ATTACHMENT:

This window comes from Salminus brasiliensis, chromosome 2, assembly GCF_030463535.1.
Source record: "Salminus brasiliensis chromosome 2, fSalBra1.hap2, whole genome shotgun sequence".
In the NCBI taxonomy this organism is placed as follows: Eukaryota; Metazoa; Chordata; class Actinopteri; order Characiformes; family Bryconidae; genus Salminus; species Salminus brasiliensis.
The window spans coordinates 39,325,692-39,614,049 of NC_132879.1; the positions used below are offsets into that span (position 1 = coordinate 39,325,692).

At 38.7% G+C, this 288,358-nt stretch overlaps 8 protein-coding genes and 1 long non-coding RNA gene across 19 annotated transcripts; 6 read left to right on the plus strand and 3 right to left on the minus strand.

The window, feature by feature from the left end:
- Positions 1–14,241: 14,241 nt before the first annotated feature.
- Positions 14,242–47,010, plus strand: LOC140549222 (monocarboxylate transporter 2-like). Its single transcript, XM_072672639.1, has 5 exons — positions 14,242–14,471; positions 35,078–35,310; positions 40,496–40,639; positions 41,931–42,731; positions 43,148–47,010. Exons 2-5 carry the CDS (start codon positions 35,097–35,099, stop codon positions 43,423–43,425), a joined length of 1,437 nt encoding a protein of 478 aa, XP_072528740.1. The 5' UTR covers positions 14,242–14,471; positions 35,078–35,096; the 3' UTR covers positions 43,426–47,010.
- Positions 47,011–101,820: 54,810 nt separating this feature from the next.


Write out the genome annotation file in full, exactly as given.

This window comes from Salminus brasiliensis, chromosome 2, assembly GCF_030463535.1.
Source record: "Salminus brasiliensis chromosome 2, fSalBra1.hap2, whole genome shotgun sequence".
In the NCBI taxonomy this organism is placed as follows: Eukaryota; Metazoa; Chordata; class Actinopteri; order Characiformes; family Bryconidae; genus Salminus; species Salminus brasiliensis.
The window spans coordinates 39,325,692-39,614,049 of NC_132879.1; the positions used below are offsets into that span (position 1 = coordinate 39,325,692).

At 38.7% G+C, this 288,358-nt stretch overlaps 8 protein-coding genes and 1 long non-coding RNA gene across 19 annotated transcripts; 6 read left to right on the plus strand and 3 right to left on the minus strand.

The window, feature by feature from the left end:
- Positions 1–14,241: 14,241 nt before the first annotated feature.
- Positions 14,242–47,010, plus strand: LOC140549222 (monocarboxylate transporter 2-like). Its single transcript, XM_072672639.1, has 5 exons — positions 14,242–14,471; positions 35,078–35,310; positions 40,496–40,639; positions 41,931–42,731; positions 43,148–47,010. Exons 2-5 carry the CDS (start codon positions 35,097–35,099, stop codon positions 43,423–43,425), a joined length of 1,437 nt encoding a protein of 478 aa, XP_072528740.1. The 5' UTR covers positions 14,242–14,471; positions 35,078–35,096; the 3' UTR covers positions 43,426–47,010.
- Positions 47,011–101,820: 54,810 nt separating this feature from the next.